Digital cryptocurrencies have been much in the news, as regulators around the world try to control the activities of exchanges where people can buy and sell them. But because these “virtual” currencies, such as Bitcoin, do not exist in a physical form and are not run by governments, the regulators have very little power to do so.
Britain’s own Financial Conduct Authority last month banned just one firm, Binance Markets Ltd, from undertaking any regulated activity in the UK – though the FCA’s real target was its international parent company, whose boss says it has no headquarters. Its website allows people almost anywhere in the world to buy and sell cryptocurrencies and high-risk investments in them called derivatives. These are basically gambles on the future price of a currency.
Derivatives trading in crypto assets is banned in the UK for nonprofessional investors. But the FCA is powerless to stop us buying them
through the Binance website. All it could do was issue a consumer warning that the firm isn’t authorised or regulated in the UK and people who lose money can’t get any compensation.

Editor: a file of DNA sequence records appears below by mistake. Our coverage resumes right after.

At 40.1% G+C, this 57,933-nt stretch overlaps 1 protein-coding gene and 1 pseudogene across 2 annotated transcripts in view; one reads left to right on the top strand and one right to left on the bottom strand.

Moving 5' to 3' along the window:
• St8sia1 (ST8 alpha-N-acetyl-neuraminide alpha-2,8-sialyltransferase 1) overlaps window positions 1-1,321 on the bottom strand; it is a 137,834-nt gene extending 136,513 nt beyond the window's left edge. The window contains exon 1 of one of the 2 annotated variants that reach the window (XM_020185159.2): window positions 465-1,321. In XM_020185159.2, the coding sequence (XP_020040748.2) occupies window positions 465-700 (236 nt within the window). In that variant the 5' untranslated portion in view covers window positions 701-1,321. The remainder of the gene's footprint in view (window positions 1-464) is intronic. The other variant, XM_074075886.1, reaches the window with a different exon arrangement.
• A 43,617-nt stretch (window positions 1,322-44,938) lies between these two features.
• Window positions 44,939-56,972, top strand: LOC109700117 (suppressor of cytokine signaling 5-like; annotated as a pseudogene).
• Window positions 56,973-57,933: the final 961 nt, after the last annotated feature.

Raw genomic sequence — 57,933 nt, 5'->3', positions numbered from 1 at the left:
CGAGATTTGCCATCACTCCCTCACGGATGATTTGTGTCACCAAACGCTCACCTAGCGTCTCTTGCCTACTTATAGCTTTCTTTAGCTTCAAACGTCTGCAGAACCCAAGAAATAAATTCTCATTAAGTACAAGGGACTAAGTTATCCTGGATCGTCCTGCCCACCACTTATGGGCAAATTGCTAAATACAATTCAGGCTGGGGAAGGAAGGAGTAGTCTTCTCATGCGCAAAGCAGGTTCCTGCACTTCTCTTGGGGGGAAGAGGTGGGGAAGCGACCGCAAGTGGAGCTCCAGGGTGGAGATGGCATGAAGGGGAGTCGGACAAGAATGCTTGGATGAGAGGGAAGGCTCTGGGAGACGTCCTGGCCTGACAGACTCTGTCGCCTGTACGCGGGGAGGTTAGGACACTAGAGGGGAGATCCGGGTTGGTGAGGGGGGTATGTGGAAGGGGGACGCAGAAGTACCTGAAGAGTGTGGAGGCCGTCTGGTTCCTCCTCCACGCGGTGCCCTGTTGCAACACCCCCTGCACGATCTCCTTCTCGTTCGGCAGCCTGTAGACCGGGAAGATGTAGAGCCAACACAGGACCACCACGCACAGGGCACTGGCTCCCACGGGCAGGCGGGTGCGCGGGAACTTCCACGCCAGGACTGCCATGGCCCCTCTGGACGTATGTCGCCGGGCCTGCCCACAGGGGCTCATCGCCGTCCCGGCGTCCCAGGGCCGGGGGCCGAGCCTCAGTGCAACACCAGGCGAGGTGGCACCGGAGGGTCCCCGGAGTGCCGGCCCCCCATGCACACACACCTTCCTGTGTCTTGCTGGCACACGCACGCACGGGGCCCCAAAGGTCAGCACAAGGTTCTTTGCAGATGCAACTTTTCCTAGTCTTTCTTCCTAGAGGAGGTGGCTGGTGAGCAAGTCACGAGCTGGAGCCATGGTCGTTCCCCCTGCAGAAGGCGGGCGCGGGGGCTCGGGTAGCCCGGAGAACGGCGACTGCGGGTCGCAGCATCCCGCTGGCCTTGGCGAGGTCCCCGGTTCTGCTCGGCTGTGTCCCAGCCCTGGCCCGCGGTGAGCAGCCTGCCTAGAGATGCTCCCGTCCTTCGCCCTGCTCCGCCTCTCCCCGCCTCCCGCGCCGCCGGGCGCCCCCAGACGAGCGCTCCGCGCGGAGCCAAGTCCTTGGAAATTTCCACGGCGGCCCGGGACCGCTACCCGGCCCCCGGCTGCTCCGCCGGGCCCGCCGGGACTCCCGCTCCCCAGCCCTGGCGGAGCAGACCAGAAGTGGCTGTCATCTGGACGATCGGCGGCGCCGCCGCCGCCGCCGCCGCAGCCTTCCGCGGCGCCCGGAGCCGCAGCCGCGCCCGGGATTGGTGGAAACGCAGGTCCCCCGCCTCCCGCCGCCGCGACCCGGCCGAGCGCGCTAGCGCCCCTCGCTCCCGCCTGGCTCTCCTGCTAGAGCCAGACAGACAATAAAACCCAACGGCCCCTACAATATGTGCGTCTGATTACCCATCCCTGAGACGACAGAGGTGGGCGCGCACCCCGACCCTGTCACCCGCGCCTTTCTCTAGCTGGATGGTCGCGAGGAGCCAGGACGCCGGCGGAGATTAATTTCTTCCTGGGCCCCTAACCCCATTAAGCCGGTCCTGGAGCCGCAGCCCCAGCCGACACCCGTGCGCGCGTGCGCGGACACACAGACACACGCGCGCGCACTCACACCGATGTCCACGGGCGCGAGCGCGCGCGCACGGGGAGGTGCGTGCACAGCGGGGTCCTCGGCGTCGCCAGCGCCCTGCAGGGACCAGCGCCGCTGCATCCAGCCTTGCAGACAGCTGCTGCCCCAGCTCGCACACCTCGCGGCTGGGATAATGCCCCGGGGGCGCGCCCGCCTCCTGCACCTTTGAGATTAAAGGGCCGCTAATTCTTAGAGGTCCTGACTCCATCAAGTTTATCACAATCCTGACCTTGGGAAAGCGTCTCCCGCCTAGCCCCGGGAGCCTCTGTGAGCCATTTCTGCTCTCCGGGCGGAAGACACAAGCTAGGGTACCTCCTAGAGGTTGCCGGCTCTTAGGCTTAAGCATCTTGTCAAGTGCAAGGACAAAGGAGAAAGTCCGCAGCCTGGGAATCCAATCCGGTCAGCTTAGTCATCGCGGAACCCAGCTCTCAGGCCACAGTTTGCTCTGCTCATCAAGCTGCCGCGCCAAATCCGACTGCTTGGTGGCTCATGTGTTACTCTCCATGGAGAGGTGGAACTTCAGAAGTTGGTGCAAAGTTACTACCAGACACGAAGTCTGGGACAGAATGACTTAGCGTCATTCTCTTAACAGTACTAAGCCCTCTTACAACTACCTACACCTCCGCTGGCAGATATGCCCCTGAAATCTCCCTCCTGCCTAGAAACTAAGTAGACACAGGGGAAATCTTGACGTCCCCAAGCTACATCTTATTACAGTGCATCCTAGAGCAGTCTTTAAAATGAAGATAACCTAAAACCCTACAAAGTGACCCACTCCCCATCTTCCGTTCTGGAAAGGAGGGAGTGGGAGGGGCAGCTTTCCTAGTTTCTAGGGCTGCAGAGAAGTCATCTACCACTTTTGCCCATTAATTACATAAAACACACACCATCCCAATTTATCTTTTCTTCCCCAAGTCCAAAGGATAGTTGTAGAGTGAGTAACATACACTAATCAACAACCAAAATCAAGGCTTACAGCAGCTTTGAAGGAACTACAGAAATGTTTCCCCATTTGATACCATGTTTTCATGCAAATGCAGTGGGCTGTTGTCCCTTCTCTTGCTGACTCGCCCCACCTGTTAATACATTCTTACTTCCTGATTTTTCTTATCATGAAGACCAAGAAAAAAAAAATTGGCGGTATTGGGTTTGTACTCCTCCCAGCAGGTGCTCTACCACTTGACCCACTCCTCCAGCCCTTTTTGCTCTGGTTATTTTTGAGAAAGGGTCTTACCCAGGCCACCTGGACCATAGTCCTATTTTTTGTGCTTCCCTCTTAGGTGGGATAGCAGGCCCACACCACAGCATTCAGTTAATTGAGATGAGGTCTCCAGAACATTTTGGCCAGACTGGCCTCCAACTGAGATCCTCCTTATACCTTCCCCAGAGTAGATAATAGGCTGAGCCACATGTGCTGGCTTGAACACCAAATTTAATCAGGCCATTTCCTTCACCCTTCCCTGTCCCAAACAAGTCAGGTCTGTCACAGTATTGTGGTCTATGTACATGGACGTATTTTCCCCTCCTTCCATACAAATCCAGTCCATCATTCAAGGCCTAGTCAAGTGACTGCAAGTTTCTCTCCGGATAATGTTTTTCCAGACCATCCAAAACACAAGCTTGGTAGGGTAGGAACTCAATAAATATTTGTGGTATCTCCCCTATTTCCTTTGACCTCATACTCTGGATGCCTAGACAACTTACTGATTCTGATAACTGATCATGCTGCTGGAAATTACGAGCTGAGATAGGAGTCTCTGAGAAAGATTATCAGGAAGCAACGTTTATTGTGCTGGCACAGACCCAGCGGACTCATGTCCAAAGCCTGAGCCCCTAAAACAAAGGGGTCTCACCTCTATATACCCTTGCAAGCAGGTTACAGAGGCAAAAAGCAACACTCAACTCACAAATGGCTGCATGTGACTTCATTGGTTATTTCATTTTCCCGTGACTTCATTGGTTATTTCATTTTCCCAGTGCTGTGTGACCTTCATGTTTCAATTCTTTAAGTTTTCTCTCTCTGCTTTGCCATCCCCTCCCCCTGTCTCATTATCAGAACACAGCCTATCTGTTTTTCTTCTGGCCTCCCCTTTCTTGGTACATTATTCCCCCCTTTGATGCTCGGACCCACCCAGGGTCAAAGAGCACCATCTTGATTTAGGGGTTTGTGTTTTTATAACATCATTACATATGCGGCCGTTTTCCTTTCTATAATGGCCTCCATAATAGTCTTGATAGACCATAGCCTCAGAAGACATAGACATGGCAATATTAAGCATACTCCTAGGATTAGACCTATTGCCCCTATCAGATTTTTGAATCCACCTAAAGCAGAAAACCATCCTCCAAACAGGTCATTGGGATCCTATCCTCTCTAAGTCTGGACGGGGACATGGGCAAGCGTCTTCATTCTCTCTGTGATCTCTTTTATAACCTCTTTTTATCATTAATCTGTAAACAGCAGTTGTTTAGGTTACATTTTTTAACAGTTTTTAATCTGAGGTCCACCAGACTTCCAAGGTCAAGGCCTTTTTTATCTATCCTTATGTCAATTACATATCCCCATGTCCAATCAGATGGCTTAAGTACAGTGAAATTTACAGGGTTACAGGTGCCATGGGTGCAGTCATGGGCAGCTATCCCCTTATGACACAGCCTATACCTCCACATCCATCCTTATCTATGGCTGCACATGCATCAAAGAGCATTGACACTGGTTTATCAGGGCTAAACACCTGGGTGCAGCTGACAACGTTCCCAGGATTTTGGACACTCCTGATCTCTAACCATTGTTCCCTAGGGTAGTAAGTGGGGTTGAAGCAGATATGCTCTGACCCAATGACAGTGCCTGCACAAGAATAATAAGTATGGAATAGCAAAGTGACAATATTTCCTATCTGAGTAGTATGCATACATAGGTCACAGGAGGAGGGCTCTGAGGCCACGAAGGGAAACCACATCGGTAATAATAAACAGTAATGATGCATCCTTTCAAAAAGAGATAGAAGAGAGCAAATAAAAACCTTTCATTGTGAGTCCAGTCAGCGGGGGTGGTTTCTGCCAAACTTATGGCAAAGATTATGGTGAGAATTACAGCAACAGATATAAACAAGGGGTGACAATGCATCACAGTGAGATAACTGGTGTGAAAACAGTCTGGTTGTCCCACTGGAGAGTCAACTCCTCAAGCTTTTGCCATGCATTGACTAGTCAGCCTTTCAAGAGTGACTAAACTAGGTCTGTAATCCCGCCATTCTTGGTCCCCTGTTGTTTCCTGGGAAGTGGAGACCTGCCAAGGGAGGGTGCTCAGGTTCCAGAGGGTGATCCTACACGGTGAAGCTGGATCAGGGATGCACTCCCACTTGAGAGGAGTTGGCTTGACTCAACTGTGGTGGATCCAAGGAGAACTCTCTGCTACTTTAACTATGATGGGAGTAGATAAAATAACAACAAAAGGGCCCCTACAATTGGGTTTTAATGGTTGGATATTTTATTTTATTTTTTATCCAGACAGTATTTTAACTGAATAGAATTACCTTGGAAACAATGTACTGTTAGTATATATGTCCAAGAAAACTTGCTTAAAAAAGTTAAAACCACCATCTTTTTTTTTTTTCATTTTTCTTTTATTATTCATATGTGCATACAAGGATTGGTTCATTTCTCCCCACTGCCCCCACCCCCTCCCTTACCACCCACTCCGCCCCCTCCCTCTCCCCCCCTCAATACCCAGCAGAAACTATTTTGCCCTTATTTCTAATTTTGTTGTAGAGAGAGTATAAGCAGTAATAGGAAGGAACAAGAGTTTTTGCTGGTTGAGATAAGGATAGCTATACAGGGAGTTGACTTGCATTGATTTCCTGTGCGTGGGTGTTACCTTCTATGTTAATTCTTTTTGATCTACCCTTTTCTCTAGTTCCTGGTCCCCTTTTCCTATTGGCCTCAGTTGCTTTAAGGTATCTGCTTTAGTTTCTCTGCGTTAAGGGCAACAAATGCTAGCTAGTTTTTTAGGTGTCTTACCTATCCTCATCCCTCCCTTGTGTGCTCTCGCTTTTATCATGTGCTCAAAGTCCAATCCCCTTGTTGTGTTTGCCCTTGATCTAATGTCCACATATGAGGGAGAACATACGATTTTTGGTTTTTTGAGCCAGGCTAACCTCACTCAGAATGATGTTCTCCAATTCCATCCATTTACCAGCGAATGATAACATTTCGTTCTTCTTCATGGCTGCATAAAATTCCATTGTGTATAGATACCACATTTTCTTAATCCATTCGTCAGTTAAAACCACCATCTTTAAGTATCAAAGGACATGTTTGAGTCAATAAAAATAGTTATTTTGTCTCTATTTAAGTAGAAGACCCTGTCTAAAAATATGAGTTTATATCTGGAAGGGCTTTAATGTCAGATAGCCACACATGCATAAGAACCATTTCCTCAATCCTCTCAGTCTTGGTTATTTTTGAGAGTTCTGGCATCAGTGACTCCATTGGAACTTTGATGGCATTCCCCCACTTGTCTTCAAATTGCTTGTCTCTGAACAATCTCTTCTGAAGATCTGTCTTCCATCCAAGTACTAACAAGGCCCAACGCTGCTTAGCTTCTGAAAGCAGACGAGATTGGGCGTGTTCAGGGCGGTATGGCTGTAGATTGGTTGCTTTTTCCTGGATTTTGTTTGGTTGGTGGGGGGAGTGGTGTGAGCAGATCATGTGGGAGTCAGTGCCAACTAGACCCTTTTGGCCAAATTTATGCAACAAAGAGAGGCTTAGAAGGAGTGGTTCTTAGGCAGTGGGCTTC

Barclays and Santander took more effective action. The week after the FCA issued its warning, both banks told their customers they couldn’t use their debit or credit cards to buy any products from Binance. Barclays said this was to “help keep your money safe”. Other banks may follow. (Binance responded: “It’s disappointing to learn that some partners are taking unilateral action to stop servicing Binance users based on what appears to be an inaccurate understanding of events”.)
If you like a gamble – and can afford to lose all the money – then cryptocurrency may be a suitable thing to buy and then try to sell. But it’s not an investment, and there’s a real risk of scams. Always use a reputable exchange (only six are registered here – search “financial services register cryptoassets”), never buy derivatives and check every aspect of the deal first.